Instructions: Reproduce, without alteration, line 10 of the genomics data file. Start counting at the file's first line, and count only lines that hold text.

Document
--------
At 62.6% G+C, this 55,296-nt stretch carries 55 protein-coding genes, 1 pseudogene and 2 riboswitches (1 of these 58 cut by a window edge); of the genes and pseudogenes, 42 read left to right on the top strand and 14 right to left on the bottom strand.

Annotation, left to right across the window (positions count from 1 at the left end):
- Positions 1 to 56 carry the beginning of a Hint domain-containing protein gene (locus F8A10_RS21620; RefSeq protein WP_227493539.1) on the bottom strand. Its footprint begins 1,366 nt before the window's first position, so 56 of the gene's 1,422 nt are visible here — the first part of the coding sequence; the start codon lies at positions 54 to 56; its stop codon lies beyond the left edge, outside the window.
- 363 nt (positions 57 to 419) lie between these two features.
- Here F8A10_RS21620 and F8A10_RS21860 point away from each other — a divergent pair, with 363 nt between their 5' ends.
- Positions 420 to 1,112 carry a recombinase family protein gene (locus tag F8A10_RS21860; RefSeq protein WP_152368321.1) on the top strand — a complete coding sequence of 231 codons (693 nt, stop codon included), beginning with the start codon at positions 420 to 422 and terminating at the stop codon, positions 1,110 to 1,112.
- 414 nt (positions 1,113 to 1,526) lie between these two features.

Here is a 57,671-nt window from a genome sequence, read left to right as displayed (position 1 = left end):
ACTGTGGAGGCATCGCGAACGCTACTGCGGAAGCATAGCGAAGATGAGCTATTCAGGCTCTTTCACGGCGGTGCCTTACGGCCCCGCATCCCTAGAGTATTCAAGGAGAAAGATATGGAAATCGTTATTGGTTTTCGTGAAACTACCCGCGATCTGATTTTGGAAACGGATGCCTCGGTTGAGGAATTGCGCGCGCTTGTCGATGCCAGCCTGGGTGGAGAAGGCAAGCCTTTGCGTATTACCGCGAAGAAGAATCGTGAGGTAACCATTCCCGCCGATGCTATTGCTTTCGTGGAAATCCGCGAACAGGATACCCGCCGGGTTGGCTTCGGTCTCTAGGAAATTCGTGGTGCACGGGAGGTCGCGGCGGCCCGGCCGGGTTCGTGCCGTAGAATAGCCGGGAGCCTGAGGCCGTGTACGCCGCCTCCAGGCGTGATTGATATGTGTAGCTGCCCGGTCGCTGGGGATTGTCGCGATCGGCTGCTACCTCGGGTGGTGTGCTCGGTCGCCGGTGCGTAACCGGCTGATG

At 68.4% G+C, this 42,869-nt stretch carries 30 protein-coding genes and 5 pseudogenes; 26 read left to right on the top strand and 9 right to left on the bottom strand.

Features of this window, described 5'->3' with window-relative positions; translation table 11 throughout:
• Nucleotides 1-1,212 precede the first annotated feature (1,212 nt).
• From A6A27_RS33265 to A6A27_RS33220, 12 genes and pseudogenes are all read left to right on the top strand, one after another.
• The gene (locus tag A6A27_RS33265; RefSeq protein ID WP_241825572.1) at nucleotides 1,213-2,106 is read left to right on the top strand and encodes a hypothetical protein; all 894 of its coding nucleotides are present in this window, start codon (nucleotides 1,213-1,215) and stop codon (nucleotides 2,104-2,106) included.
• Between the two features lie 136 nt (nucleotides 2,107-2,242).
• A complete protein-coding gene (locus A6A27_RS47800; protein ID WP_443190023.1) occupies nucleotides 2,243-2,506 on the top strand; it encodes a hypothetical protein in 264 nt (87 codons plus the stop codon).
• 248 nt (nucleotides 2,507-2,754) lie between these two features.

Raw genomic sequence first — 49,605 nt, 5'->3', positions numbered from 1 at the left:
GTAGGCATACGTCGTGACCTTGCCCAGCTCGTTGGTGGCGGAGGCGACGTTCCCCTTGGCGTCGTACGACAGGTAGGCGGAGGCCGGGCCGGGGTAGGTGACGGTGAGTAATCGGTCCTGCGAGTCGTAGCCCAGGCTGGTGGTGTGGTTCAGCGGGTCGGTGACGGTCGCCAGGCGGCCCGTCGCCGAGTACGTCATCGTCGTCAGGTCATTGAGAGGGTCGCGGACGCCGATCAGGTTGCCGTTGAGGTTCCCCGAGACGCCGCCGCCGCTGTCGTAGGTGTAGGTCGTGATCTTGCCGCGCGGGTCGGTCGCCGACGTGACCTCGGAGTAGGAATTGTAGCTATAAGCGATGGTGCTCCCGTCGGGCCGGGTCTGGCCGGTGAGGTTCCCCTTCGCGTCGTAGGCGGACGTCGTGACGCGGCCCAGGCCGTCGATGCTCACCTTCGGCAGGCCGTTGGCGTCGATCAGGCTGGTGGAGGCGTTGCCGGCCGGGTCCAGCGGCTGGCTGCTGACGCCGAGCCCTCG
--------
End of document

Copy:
At 68.4% G+C, this 42,869-nt stretch carries 30 protein-coding genes and 5 pseudogenes; 26 read left to right on the top strand and 9 right to left on the bottom strand.